What makes one person act heroically at a critical moment while another wavers?

Kellogg’s Maryam Kouchaki was struck by stories of people who sprang into action when faced with such a choice—chasing down a mugger, for example—who later said there hadn’t been any alternative.

“Even though they did the most amazing thing, it wasn’t like they felt that they deliberated. They felt like they had no choice,” says Kouchaki, an assistant professor of management and organizations, who studies moral behavior—why we engage in it, why we fail at it, and how we think about it.

It is not just the heroes among us who view moral decisions this way. In fact, new research from Kouchaki and coauthors finds that across cultures, when people view a particular decision as being moral in nature, they don’t feel like they are making a choice at all, and they pay less attention to alternative courses of action.

The finding surprised Kouchaki. Given that morality is so important to self-image, she imagined that “when you do something good, you want to take credit for it.” And the more you view your moral choices as choices, the more credit you could give yourself.

“Their sense of freedom has been constrained and it has a spillover effect for your actual behavior.” 

But that is not what she and her coauthors Isaac Smith of Cornell University and Krishna Savani of Nanyang Technological University found. Instead, people “don't try to get credit for their moral choices as much as they potentially could.”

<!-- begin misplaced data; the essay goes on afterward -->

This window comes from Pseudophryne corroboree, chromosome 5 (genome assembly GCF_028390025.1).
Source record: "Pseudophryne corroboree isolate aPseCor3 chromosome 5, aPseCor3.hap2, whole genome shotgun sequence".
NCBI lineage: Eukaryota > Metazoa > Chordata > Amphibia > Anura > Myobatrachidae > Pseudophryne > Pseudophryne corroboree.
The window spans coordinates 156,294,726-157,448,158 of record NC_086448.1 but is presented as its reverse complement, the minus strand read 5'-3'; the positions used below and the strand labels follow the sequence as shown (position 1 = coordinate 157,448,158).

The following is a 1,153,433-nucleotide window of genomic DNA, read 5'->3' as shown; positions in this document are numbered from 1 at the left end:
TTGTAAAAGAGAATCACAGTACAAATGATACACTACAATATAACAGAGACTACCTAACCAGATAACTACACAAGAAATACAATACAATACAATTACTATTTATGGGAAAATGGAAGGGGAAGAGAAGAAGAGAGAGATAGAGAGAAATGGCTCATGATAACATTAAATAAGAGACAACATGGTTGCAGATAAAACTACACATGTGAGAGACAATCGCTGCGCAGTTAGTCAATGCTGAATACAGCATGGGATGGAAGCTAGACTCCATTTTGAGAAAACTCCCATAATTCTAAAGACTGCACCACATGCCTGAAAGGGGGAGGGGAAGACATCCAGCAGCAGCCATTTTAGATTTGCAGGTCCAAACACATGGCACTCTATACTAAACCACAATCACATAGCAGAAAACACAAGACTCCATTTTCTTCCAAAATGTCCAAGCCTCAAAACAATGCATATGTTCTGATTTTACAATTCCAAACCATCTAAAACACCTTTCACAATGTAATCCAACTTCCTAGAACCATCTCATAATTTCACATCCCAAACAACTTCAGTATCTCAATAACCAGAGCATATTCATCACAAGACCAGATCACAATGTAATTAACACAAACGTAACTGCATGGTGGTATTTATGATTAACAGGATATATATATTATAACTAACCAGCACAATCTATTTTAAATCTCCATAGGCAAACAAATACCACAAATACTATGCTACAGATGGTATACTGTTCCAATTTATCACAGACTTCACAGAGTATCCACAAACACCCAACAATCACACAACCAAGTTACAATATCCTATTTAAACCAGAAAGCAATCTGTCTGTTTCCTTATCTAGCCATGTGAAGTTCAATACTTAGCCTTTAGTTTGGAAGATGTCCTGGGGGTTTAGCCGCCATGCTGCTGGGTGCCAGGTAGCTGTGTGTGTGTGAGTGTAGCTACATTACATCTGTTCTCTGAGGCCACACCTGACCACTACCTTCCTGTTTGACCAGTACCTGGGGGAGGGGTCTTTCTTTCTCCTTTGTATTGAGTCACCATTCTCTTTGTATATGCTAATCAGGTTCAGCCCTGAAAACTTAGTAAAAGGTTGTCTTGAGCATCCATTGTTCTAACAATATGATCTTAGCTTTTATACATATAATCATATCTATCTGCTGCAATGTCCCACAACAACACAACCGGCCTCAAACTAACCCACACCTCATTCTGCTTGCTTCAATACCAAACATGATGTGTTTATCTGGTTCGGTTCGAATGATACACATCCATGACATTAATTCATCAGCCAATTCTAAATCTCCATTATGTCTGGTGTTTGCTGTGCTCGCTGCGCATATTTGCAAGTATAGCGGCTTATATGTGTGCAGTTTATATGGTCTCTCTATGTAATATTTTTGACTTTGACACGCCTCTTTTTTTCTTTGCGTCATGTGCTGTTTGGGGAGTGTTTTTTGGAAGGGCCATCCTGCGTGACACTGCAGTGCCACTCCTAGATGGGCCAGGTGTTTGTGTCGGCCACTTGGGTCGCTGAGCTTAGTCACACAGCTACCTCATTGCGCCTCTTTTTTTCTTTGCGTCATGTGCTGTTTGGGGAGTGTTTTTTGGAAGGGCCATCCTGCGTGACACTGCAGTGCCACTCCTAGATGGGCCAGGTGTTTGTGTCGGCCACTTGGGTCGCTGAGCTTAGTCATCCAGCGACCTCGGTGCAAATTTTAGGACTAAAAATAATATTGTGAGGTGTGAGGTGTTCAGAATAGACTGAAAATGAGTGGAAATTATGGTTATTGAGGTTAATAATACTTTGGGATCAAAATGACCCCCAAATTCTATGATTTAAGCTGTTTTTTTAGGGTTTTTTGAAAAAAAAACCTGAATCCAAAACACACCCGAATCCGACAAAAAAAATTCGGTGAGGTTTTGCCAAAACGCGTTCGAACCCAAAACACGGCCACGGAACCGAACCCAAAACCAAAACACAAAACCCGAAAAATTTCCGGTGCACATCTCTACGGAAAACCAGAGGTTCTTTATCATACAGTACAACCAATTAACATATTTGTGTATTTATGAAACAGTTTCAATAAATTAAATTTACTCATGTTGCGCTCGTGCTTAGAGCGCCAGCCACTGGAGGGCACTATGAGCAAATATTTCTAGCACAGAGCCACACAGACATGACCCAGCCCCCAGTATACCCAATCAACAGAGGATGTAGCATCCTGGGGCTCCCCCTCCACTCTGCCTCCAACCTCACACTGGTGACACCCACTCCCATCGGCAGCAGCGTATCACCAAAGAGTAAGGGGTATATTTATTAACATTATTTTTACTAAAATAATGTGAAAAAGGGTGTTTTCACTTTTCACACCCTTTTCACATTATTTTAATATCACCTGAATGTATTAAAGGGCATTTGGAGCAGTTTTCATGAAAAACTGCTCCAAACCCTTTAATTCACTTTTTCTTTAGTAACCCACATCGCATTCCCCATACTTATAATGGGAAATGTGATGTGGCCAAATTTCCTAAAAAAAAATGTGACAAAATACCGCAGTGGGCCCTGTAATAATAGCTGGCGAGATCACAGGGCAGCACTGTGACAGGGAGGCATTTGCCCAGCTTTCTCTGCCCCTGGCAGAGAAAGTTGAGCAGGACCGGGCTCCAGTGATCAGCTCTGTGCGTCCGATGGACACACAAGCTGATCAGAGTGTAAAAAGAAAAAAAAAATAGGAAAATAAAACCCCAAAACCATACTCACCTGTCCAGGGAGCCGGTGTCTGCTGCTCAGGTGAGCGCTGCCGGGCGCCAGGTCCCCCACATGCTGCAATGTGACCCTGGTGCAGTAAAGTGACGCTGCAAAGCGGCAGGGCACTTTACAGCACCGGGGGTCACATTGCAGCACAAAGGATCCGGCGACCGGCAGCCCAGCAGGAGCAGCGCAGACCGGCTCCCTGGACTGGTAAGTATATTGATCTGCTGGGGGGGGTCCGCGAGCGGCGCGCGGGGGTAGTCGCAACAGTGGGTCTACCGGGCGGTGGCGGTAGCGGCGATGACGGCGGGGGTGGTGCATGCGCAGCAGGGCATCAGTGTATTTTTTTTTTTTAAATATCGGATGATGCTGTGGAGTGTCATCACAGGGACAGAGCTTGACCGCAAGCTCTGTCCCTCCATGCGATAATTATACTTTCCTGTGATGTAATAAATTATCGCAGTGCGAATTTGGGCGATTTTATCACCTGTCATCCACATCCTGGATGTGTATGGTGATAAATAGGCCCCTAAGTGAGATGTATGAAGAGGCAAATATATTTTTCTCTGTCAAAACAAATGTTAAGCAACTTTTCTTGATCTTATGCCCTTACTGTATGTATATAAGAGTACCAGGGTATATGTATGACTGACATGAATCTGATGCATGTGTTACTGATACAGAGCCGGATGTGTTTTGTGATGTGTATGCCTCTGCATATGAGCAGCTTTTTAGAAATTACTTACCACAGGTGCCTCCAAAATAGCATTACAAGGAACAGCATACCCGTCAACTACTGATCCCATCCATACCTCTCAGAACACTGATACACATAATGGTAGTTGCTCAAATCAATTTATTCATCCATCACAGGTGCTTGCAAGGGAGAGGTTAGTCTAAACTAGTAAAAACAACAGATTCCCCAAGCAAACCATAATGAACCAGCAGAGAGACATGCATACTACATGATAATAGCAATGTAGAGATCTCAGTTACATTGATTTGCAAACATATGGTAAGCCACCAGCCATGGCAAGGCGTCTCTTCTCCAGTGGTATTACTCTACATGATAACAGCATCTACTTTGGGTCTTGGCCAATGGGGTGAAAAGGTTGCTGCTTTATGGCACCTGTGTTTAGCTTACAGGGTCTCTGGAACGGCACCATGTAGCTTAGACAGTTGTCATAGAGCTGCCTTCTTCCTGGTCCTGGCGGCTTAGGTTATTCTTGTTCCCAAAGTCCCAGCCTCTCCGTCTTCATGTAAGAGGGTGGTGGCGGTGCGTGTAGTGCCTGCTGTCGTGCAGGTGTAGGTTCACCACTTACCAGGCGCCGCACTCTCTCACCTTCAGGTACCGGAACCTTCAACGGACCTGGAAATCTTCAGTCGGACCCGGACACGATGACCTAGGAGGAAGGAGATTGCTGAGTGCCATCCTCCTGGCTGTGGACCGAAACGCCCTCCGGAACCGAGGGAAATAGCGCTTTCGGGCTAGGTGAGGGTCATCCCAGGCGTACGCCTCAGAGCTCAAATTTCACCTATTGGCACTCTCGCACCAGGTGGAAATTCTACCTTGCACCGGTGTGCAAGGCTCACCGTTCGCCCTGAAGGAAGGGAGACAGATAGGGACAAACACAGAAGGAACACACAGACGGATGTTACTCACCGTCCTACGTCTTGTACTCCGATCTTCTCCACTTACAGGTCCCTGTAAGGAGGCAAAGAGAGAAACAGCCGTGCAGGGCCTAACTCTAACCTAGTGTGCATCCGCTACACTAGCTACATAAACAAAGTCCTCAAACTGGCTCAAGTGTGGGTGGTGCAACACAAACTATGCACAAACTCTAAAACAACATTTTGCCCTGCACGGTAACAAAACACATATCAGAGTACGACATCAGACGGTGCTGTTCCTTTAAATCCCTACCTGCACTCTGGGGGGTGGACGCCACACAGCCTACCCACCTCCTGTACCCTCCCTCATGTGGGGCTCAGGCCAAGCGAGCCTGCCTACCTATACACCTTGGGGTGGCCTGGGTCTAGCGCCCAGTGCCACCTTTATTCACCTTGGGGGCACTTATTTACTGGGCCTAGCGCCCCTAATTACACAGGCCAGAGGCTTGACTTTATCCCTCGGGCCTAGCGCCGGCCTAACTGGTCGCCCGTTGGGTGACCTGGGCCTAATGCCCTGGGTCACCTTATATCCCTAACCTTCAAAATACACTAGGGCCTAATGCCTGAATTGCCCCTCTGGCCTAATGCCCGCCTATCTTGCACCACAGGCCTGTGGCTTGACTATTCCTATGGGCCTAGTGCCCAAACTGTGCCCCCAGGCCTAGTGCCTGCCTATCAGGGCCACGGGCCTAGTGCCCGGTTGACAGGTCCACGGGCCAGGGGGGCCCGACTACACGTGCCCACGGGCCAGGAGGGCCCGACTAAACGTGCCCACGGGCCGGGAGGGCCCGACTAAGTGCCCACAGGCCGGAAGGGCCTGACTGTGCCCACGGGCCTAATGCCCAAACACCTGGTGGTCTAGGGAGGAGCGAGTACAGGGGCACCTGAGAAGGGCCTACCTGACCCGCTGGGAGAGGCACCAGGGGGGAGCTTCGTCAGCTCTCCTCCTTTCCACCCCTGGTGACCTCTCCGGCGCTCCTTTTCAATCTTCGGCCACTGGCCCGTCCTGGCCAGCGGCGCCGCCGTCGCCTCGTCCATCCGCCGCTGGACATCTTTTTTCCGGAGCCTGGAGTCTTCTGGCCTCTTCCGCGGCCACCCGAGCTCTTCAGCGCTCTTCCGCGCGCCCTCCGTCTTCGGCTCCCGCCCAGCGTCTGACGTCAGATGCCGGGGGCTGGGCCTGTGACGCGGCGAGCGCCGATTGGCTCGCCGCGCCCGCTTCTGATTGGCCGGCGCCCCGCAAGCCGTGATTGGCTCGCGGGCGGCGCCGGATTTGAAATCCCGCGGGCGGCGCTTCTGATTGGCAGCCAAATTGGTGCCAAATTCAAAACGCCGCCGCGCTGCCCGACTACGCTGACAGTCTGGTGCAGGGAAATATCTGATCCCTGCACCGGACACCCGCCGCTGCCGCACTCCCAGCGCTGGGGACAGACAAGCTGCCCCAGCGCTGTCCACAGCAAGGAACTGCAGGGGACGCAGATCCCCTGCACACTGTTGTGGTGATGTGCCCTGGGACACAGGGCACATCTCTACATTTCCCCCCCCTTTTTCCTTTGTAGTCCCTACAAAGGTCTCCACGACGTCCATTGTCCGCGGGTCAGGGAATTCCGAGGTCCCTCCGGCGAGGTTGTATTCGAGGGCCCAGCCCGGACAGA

It makes a certain kind of sense to Kouchaki. “Morality is all about defining what’s right to do,” she says. Moral behavior is often viewed as a set of responsibilities and obligations. Think about the words we use for moral behavior, she says, where we often refer to what we “ought” to do.

“You see the link in the language we use,” Kouchaki explains.

Morality and Decisions

To explore how people make moral decisions, the researchers devised several related studies. In the first, they recruited 200 online participants and asked them whether they viewed one of four issues (abortion, marijuana use, gun control, or recycling) as moral in nature.

Then, they presented study participants with a scenario in which they had to make a choice related to one of the four issues—for instance, voting on a firearms ban, or accepting a friend’s offer to smoke marijuana. Finally, they asked participants to rank, on a scale of one to seven, how constrained they felt in making that choice: “I had to vote yes (or no) on the firearms ban; I didn’t have a choice.”

It turned out that people who viewed a particular issue as moral experienced a lower sense of choice when making a decision related to that issue, as compared to people who did not view the issue as moral.

The team wanted to make sure this finding was true across cultures and didn’t just apply to highly individualistic Americans. So they repeated the same study with 200 online participants from India. Instead of asking about gun control or abortion, they picked an issue that was more culturally specific: eating beef, which is prohibited in many Hindu traditions.

As in the first study, participants were asked if they viewed eating beef as a moral issue. Then they were presented with a scenario in which a friend offered them a beef samosa.

Although the cultural issue was different, the result was just the same: Indians who viewed eating beef as a moral issue experienced a lower sense of choice when deciding whether to accept the offered samosa.

The Effect of Choice Constraint